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Showing 8 results from a total of 8

| Issue 57

A chromosome walk

Stroll through biological databases: Walking on chromosomes is a CusMiBio project that teaches students how to explore biological databases and extract basic information about human genes. It is a collaborative activity based on working together and sharing discoveries.

Ages: 14-16, 16-19;
Topics: Biology, Health, Science and society

| Issue 57

Pleasing precipitation performances – the microscale way

Dropping out: learn about the chemistry of precipitation and introduce your students to chemical reactions that form colourful new compounds using microscale chemistry methods that are cheap, quick, and easy to do.

Ages: 14-16, 11-14, 16-19;
Topics: Chemistry, Sustainability

| Issue 57

JET sets new fusion energy record

Recent results from EUROfusion’s JET experiment have demonstrated sustained high fusion power for the first time. These ground-breaking results could pave the way for fusion energy to play a key role in tackling climate change.

Ages: 14-16, 16-19;
Topics: Engineering, News from the EIROs, Physics, Science and society, Sustainability
 

| Issue 57

Inclusive lesson plans using the NinU grid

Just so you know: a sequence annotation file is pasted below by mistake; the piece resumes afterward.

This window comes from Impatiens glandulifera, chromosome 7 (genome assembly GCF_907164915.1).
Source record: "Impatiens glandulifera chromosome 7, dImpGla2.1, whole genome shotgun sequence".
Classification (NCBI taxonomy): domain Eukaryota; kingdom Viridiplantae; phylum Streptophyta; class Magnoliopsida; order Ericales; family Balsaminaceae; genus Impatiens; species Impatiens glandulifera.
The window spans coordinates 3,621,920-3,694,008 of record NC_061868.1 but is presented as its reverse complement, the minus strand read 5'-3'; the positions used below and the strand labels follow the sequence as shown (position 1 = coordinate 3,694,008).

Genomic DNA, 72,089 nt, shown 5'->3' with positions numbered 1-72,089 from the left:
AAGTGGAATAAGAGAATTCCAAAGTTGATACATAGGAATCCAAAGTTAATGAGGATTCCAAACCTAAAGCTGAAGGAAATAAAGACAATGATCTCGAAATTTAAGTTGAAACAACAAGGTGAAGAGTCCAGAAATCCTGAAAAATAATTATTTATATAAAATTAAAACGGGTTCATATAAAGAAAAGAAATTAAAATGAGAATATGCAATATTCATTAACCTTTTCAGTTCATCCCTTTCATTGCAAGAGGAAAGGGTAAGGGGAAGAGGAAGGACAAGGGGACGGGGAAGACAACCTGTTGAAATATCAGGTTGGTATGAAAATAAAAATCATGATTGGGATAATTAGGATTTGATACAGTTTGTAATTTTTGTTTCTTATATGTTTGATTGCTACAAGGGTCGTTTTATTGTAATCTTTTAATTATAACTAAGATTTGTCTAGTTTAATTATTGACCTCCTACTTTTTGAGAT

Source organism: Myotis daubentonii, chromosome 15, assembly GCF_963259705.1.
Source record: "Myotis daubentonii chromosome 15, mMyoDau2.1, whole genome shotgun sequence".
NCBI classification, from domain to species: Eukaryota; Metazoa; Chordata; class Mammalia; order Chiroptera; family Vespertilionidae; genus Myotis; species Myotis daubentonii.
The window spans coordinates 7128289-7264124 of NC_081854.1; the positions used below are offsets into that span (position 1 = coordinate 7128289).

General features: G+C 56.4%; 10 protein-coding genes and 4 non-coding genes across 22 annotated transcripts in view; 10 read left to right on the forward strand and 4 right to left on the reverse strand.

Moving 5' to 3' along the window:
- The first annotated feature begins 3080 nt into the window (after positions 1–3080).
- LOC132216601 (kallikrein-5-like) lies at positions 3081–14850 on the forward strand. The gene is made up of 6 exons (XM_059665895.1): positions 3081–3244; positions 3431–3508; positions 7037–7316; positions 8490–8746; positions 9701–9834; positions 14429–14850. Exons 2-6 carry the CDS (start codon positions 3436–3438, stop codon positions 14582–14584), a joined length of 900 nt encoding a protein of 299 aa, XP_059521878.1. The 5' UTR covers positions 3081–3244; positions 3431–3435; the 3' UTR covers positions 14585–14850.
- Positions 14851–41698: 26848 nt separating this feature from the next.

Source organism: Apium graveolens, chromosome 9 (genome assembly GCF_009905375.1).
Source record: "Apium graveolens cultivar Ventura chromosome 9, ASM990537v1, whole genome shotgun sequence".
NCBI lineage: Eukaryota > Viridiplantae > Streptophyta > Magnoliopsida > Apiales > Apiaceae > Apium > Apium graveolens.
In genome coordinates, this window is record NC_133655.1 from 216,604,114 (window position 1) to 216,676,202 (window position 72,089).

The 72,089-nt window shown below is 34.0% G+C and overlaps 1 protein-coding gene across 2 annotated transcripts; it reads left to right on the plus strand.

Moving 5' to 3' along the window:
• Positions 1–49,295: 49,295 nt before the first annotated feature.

The idea of ‘science for all’ can only be accomplished when we recognize the need to embrace diversity, reduce barriers, and enable participation in the science classroom.

Ages: <11, 11-14, 14-16, 16-19;
Topics: Careers in STEM, Resources

| Issue 57

The reign of the dinosaurs ended in spring

The asteroid that killed the dinosaurs struck Earth during springtime. Scientists have determined this by analyzing the remains of fish that died directly after the impact.

Ages: 14-16, 16-19;
Topics: Biology, Chemistry, Earth science, News from the EIROs
 

| Issue 57

Colour in nature: think pink

What do carrots and flamingos have in common? At first glance, not much, but look closer. Their rosy glows have surprisingly similar origins!

Ages: 14-16, 16-19;
Topics: Biology, Chemistry
 

| Issue 57

Shaken by the (pressure) waves

A pressure wave generated by the explosion of a volcano 18 000 km away was detected as an unexpected windfall of a school ambient air monitoring network.

Ages: 14-16, 16-19;
Topics: Earth science, Engineering, Physics